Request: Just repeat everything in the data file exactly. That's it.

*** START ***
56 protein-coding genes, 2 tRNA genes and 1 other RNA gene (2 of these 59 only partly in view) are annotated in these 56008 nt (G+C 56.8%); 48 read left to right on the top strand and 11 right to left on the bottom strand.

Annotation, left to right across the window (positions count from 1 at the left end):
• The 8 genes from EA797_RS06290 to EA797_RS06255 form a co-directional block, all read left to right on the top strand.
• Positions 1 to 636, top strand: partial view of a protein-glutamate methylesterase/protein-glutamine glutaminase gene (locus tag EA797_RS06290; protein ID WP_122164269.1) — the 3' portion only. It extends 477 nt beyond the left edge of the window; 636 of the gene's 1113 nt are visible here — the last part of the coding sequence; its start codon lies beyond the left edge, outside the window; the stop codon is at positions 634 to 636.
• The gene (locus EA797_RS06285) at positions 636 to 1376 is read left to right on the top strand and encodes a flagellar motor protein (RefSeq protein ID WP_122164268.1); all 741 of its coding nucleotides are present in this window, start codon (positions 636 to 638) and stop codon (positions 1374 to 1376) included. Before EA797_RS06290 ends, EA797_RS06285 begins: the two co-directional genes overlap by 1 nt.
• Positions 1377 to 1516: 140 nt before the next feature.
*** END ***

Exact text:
56 protein-coding genes, 2 tRNA genes and 1 other RNA gene (2 of these 59 only partly in view) are annotated in these 56008 nt (G+C 56.8%); 48 read left to right on the top strand and 11 right to left on the bottom strand.

Annotation, left to right across the window (positions count from 1 at the left end):
• The 8 genes from EA797_RS06290 to EA797_RS06255 form a co-directional block, all read left to right on the top strand.
• Positions 1 to 636, top strand: partial view of a protein-glutamate methylesterase/protein-glutamine glutaminase gene (locus tag EA797_RS06290; protein ID WP_122164269.1) — the 3' portion only. It extends 477 nt beyond the left edge of the window; 636 of the gene's 1113 nt are visible here — the last part of the coding sequence; its start codon lies beyond the left edge, outside the window; the stop codon is at positions 634 to 636.
• The gene (locus EA797_RS06285) at positions 636 to 1376 is read left to right on the top strand and encodes a flagellar motor protein (RefSeq protein ID WP_122164268.1); all 741 of its coding nucleotides are present in this window, start codon (positions 636 to 638) and stop codon (positions 1374 to 1376) included. Before EA797_RS06290 ends, EA797_RS06285 begins: the two co-directional genes overlap by 1 nt.
• Positions 1377 to 1516: 140 nt before the next feature.